1 – Prep Your Materials
The first step is to decide what you want on your dice. I’m going to assume that you’re just going to make regular dice (dots and numbers) and show you instructions for that!
Then choose your fabrics. Like I mentioned above, I recommend doing one of the following fabric combinations:
- All six sides different colors
- Two blocks each of three different colors
- Two of a patterned design plus four different coordinating colored options.
If you do more than two blocks of any given color, you’ll end up with the same fabric side by side at some point on the dice.
You’ll also want to choose out iron-on that coordinates with the fabric color you chose. If you’re doing all light colors, I recommend choosing a dark iron on and vice versa. You want the dice to be easily readable whether you’re the one rolling or reading them from across the circle.
2 – Finalize the Design
If you’re just doing regular dice, start by opening my DIY dice design in Cricut Design Space. The squares are currently hidden so you’ll need to choose the Customize It option and unhide blocks for your fabric squares.
Each color squares represents a different fabric on your dice. Make sure your design has the correct amount of squares for your dice. Each side = one square.
Hide numbers, dice dots, and squares that you’re not using so that the only thing left on your screen is what you’ll actually need to cut for YOUR dice.
3 – Cut Fabric Squares
Once your design is complete, click the Make It button in the top right hand side of your screen. Follow the prompts to choose your Cricut Maker, choose the correct fabric (cotton), and load your rotary blade and fabric pen loaded (if not already done).
Place your fabric on the FabricGrip Mat with the right side facing down (make sure to press it down, or use a Brayer) then load the mat into the Maker. When your Cricut button starts flashing, press it to start.
It’ll first use the fabric pen to make dots to indicate seam allowance then use the rotary blade to cut the actual squares.
After it’s done cutting, carefully remove the leftover fabric from the mat and you’ll be left with perfect squares.
Once one set of squares is done, switch out your fabric and cut the next set. Repeat until all of your fabric squares are cut.
4 – Cut Iron-On Vinyl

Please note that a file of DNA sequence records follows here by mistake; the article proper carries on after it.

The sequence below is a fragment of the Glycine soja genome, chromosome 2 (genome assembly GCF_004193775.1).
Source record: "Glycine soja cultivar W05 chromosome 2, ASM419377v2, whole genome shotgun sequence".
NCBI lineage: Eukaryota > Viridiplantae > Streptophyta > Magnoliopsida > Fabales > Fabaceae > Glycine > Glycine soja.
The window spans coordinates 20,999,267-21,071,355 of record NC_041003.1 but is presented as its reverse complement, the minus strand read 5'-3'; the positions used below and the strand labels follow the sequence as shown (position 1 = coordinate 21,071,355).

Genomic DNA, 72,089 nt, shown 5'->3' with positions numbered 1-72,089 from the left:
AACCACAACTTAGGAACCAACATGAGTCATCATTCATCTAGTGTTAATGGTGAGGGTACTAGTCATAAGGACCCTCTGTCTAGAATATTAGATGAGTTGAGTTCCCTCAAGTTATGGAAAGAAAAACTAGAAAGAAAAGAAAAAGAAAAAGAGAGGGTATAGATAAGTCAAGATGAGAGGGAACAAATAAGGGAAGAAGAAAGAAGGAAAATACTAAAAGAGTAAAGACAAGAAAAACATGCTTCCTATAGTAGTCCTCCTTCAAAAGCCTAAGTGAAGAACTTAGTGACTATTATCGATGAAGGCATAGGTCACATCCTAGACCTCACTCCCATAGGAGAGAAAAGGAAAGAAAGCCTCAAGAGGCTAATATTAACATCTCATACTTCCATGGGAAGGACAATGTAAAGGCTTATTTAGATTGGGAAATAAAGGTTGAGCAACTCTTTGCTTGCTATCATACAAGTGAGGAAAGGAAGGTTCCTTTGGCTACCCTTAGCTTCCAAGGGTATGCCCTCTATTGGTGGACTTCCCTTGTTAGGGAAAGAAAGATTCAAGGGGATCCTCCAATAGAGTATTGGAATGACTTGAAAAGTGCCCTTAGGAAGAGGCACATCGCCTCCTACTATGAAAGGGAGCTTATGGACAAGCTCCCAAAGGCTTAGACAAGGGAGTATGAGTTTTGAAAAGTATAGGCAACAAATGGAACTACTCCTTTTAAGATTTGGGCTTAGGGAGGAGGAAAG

Once all of your fabric squares are cut, it’s time to cut your vinyl. Switch the rotary blade for a fine-point blade then follow the prompts to choose your iron-on material.
Make sure to toggle the mirror tab to on before you cut your design. Your iron-on needs to be cut mirrored so that it shows up correctly when you iron it onto the fabric.
Load your iron-on good/shiny side down onto a StandardGrip mat. Click the flashing Cricut button to cut.
When the iron-on is done being cut, carefully remove the vinyl from the mat. Use a weeder to remove any excess pieces of vinyl that are not part of your design (if necessary).
You should be left with iron-on vinyl with a clear plastic piece on the bottom. Don’t remove this plastic portion, you’ll need it for the ironing step next!
5 – Iron On Your Vinyl
Heat up your EasyPress to whatever temperature you need for your chosen fabric and iron-on. You can find an ideal heating guide here.
While the EasyPress is heating up, line up your dice to make sure that you know which numbers you want on which pieces of fabric. If you’re using two of each fabric, you’ll want 1/6 on one fabric, 2/5 on another fabric, and 3/4 on another fabric. I recommend having an actual dice nearby to make sure the placement is correct!
Once the EasyPress is hot, place a square of fabric on an EasyPress mat and briefly run the EasyPress over the right side of a square of fabric to both heat up the fabric AND iron out any wrinkles, etc.
Center one of your designs on top of the right side of a block of fabric with the plastic on top. Place the EasyPress on top of the design and firmly press it down for the required time block.
Flip the fabric over and do a quick 15 second heat on the back. Then flip the fabric back over and set the fabric aside to move onto the next one.
Remove the plastic carefully from each of your fabric blocks once you’re done ironing on all the blocks.
6 – Sew Your Blocks Together
Now for the really fun part – sewing! The sewing itself is really easy but knowing which blocks to sew where is a bit confusing, so I put together some step by step photos below to help make it less confusing.
One thing to always keep in mind is that right sides are ALWAYS sewn together with right sides. And when I say right sides, I mean the front side of the fabric, or the fabric you want showing on the outside of the DIY dice.
The first thing you’re going to do is sew all of your blocks together into a cross shape, with one side of the cross having an extra block. I started with sewing together one block at a time and just keep adding to it until I got this.
As you are sewing this part, make sure to arrange your blocks in a way that all of the sides will be facing the same direction and so that your various fabrics are separated from one another.
With your fabric laid out like the picture above, fold the entire cross over diagonally so that top middle block is folded in half, into a triangle. Line up the blocks and sew the two blocks together using my picture diagram below.
Now unfold the dice (if you sewed this correctly, you’ll be able to open it back up) then fold it diagonally the other direction. Sew the remaining sides according to my image below.
When you’re done with this step, you should have a dice with five sides and a top that is only currently attached on one side.